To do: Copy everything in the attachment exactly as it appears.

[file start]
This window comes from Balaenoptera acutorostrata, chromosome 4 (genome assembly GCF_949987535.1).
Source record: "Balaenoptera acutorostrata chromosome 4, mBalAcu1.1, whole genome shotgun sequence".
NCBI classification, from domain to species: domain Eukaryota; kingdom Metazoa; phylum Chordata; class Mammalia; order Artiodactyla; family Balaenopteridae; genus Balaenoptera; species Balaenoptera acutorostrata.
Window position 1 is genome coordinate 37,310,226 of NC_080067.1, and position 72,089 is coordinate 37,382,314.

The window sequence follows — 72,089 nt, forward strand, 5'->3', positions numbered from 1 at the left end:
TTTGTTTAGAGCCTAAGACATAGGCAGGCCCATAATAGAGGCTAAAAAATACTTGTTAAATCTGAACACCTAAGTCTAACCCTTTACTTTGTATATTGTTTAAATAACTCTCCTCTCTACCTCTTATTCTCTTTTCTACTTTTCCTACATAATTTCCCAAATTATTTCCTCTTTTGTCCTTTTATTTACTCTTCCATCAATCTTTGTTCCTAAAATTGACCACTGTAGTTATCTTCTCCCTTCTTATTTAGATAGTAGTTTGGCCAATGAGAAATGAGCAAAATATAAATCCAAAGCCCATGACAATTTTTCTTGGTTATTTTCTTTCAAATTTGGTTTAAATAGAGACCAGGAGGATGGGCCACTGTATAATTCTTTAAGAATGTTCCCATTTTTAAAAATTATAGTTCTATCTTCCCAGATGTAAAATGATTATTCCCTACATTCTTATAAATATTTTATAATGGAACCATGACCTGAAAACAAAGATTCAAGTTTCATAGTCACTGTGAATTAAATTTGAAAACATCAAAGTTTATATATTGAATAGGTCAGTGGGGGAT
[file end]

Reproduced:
This window comes from Balaenoptera acutorostrata, chromosome 4 (genome assembly GCF_949987535.1).
Source record: "Balaenoptera acutorostrata chromosome 4, mBalAcu1.1, whole genome shotgun sequence".
NCBI classification, from domain to species: domain Eukaryota; kingdom Metazoa; phylum Chordata; class Mammalia; order Artiodactyla; family Balaenopteridae; genus Balaenoptera; species Balaenoptera acutorostrata.
Window position 1 is genome coordinate 37,310,226 of NC_080067.1, and position 72,089 is coordinate 37,382,314.

The window sequence follows — 72,089 nt, forward strand, 5'->3', positions numbered from 1 at the left end:
TTTGTTTAGAGCCTAAGACATAGGCAGGCCCATAATAGAGGCTAAAAAATACTTGTTAAATCTGAACACCTAAGTCTAACCCTTTACTTTGTATATTGTTTAAATAACTCTCCTCTCTACCTCTTATTCTCTTTTCTACTTTTCCTACATAATTTCCCAAATTATTTCCTCTTTTGTCCTTTTATTTACTCTTCCATCAATCTTTGTTCCTAAAATTGACCACTGTAGTTATCTTCTCCCTTCTTATTTAGATAGTAGTTTGGCCAATGAGAAATGAGCAAAATATAAATCCAAAGCCCATGACAATTTTTCTTGGTTATTTTCTTTCAAATTTGGTTTAAATAGAGACCAGGAGGATGGGCCACTGTATAATTCTTTAAGAATGTTCCCATTTTTAAAAATTATAGTTCTATCTTCCCAGATGTAAAATGATTATTCCCTACATTCTTATAAATATTTTATAATGGAACCATGACCTGAAAACAAAGATTCAAGTTTCATAGTCACTGTGAATTAAATTTGAAAACATCAAAGTTTATATATTGAATAGGTCAGTGGGGGAT